Parishes across the Archdiocese of Perth gathered as a community for the Easter Vigil Masses on Saturday, 3 April and Easter Sunday Masses on Sunday, 4 April, marking the triumphant resurrection of Christ from the dead and the conclusion of the Church’s Paschal Triduum.
At St Mary’s Cathedral, the core of the message delivered by Perth Archbishop Timothy Costelloe SDB in his homily, encompassed the sentiments of the solemn yet joyous occasion; “Jesus is risen, He is alive, and He passionately desires to draw us into communion with Him, so that we too can experience, the joy and the reality of His resurrection.”
Archbishop Costelloe was joined by concelebrants including Vicar General, the Very Rev Father Peter Whitely VG, Cathedral Assistant Priests, Fr Richard Rutkauskas, Fr Carmine-John (CJ) Millen and Fr Garner Vergara and retired Cathedral Dean, Mgr Michael Keating, and assisted by Permanent Deacon Aaron Peters at the 11am Mass.
The Cathedral was packed at full capacity, adhering to the COVID-19 restrictions, with a livestream service delivered via the Cathedral YouTube and Facebook social media pages for those who were not able to attend Mass physically.
Recounting the Archdiocese’s past year’s celebrations that were affected by the pandemic, Archbishop Costelloe began his homily by giving thanks to God, for the opportunity to physically gather as a community this year, despite COVID-19 still affecting many globally.
“Last year, this Easter (vigil or morning) Mass was celebrated here in the Cathedral, not with a large crowd of happy people and a magnificent choir and musicians, but in an empty Cathedral with me staring into cameras as we all tried to find ways to manage the challenges presented to us by the Covid-19 lockdown,” Archbishop Costelloe cited.
“This year we must give thanks to God that in his providence we here in Western Australia find ourselves in a much better position.
“At the same time, we are conscious of, and pray for, our Christian sisters and brothers
around the world whose ability to gather as communities of faith to celebrate the resurrection of the Lord is still very restricted,” he added.
Archbishop Costelloe then reflected on the events which took place, leading up to Jesus’ death on Calvary – marvelling at Jesus’ fidelity, His self-sacrifice, and His total commitment to the will of His Father.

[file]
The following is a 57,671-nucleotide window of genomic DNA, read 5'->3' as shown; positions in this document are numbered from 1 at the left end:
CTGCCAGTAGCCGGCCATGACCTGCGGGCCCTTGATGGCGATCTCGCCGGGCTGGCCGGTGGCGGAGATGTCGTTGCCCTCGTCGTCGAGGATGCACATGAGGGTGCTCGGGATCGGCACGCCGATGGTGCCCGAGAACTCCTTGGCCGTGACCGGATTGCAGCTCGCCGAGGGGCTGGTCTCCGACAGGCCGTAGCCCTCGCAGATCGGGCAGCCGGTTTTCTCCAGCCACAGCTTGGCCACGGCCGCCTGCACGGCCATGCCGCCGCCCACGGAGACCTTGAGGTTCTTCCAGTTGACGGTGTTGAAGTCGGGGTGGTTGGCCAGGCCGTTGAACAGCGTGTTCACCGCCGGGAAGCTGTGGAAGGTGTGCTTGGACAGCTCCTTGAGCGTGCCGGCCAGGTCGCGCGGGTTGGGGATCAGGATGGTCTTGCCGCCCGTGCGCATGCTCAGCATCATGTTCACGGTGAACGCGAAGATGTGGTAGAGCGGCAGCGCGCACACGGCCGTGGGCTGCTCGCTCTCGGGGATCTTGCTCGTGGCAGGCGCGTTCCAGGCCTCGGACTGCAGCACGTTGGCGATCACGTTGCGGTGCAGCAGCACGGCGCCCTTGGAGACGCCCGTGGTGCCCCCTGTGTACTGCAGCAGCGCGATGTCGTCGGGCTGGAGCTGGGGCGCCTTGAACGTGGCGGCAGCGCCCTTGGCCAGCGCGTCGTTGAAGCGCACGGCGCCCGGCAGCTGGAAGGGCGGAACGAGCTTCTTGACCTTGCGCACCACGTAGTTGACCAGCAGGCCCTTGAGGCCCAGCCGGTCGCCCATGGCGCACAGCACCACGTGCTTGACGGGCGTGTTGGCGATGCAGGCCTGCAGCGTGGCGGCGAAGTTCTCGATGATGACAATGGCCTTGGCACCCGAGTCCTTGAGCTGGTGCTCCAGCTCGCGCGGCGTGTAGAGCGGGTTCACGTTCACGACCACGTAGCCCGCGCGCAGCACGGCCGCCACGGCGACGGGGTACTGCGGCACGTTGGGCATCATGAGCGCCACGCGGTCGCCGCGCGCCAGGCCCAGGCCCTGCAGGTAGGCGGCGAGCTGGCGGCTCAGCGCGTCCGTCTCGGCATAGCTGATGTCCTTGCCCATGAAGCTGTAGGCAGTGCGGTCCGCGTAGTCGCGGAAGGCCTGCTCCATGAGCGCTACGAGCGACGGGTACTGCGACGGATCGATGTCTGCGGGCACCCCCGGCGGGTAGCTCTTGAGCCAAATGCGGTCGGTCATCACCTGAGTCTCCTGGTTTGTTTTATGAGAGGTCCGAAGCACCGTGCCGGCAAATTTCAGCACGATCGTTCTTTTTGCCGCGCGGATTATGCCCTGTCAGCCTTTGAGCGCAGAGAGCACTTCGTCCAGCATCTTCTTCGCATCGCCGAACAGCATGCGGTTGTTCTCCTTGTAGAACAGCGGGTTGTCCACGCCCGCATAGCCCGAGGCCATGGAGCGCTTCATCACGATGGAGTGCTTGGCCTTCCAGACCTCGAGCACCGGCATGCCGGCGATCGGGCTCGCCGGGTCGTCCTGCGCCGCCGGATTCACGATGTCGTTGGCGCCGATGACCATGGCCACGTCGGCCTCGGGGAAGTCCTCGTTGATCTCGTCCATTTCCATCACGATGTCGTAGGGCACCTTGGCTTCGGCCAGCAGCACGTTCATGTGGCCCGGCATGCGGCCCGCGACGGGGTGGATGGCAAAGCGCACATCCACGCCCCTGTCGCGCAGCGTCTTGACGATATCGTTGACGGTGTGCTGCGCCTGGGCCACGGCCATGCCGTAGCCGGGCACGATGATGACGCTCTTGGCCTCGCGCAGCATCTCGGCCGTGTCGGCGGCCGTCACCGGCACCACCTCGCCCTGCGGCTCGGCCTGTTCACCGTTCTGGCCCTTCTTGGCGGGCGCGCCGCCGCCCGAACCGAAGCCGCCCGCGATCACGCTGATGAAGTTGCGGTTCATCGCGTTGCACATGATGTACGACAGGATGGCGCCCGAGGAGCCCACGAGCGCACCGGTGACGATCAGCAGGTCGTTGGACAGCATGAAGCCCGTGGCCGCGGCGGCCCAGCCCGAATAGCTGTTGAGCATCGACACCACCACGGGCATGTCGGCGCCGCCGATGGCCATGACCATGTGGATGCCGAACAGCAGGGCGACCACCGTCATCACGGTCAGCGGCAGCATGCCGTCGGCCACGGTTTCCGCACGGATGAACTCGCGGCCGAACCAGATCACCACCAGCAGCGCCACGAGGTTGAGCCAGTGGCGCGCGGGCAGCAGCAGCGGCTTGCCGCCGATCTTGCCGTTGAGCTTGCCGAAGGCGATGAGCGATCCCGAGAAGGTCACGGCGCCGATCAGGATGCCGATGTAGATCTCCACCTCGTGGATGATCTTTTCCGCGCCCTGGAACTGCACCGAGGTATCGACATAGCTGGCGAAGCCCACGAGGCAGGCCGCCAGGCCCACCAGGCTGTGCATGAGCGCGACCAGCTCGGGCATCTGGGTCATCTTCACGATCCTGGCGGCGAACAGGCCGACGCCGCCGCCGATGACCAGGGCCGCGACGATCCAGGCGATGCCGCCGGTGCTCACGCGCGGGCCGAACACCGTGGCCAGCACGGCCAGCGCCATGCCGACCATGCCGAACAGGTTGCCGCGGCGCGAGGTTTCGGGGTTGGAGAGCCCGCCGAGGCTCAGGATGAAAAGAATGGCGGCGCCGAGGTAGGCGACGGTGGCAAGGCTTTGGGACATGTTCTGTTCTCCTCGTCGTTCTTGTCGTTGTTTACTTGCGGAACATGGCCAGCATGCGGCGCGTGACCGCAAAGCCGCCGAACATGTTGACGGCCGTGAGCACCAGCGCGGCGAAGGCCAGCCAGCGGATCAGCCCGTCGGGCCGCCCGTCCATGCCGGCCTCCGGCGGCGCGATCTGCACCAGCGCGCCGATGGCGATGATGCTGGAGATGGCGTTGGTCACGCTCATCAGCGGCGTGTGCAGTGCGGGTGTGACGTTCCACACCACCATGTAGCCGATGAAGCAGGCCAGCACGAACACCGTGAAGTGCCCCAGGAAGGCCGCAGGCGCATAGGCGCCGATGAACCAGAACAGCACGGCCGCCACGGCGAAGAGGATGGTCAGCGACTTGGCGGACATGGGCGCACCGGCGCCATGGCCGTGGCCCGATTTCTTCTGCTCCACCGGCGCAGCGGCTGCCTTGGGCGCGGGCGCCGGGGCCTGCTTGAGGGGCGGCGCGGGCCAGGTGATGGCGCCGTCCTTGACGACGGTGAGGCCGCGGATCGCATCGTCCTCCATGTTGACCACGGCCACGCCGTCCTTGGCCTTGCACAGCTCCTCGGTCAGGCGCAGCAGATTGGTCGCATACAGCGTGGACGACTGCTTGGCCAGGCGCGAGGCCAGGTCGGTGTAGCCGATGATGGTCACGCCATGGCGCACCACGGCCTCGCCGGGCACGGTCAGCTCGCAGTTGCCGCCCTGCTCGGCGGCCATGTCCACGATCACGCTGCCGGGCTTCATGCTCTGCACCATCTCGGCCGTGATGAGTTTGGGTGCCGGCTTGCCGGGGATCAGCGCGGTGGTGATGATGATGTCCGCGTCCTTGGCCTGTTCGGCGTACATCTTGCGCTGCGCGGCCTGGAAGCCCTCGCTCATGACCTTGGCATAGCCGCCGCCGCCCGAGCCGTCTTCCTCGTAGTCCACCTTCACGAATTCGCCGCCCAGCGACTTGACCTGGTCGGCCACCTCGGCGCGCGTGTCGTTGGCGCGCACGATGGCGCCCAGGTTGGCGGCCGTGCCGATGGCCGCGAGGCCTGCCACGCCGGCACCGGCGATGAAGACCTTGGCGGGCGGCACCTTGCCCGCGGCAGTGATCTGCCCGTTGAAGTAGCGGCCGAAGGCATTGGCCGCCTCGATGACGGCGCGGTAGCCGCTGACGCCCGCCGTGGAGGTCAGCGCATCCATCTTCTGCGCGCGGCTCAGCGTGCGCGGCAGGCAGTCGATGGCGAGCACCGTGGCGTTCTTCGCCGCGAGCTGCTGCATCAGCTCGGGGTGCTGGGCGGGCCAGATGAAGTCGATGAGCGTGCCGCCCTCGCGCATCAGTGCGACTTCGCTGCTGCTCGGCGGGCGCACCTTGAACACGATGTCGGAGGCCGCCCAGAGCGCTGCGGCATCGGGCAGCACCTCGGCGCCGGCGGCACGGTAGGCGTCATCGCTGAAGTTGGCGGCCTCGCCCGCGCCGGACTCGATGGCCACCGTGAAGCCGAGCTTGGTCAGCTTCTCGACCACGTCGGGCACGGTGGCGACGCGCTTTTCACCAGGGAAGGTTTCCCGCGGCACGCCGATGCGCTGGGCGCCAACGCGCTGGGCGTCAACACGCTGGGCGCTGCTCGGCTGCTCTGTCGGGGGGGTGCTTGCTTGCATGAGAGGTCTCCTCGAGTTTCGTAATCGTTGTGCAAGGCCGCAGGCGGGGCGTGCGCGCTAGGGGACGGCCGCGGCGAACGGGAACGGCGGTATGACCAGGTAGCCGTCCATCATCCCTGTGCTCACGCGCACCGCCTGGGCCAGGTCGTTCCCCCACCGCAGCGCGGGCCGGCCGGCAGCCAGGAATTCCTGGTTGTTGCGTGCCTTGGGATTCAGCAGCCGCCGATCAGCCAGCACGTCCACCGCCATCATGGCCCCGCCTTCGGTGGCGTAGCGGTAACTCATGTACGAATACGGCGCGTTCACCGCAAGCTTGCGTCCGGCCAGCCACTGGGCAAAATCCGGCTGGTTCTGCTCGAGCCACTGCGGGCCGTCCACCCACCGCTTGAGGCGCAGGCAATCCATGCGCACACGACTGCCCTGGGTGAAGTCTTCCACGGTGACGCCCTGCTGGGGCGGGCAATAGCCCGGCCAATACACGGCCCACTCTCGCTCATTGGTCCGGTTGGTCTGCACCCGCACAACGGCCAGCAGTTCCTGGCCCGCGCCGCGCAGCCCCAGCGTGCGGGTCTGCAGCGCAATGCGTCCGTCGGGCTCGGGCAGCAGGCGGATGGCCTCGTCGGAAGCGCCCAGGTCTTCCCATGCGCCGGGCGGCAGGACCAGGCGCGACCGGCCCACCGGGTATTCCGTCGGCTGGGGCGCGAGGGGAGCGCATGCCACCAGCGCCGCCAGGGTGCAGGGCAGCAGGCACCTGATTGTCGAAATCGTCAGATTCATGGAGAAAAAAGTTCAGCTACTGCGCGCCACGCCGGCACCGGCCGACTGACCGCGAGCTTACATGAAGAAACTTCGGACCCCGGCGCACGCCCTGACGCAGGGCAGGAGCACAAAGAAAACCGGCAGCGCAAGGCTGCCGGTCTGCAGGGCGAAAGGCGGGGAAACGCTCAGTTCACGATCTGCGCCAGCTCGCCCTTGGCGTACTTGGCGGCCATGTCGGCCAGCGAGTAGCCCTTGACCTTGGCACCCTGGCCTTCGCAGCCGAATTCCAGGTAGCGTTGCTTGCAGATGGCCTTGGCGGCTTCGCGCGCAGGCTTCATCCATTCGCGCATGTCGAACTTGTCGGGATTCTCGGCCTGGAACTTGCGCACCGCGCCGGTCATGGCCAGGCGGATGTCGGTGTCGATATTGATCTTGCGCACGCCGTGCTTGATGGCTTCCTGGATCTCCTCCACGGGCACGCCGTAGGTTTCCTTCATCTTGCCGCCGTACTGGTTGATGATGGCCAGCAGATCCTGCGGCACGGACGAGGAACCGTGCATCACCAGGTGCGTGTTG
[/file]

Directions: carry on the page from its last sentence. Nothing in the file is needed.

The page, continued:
“But we can also be overwhelmed as we realise how far we are from showing these same qualities in our daily lives. As we recognise our own infidelities, our selfishness and our inconsistencies, how can we ever hope to follow such an example?”
“….Through the seeming finality of a shameful and agonising death, Jesus emerged triumphant into the fullness of life,” Archbishop Costelloe said.
“If He wants to join us in our failure, and stand with us there, it is because He wants to strengthen us for the time when God will bring us into a new life, a new beginning.
“Jesus carried the wounds of His terrible death in His risen body and we, too, will inevitably carry the wounds of our failures into whatever God has in mind for us. But the wounds will become a sign, not of shame but of God’s grace-filled victory, in us, over that shame, and our sin,” Archbishop Costelloe concluded.
At the conclusion of Mass, Fr Millen thanked all involved behind the scenes and those who served for the masses, leading up to the Holy Week. The St Mary’s Cathedral Assistant Priest also thanked those who were present physically and virtually, to partake in the celebrations.
Archbishop Costelloe, echoed similar sentiments, adding a special ‘thank you’ to the cathedral clergy whose duties extend beyond St Mary’s Cathedral – Caring for the Subiaco parish St Catherine Laboure Church, East Perth parish St Francis Xavier Church, the All Saints Catholic Chapel, Royal Perth Hospital, Mercedes College.
Watch or re-watch the livestream of the Easter Sunday 11am Mass: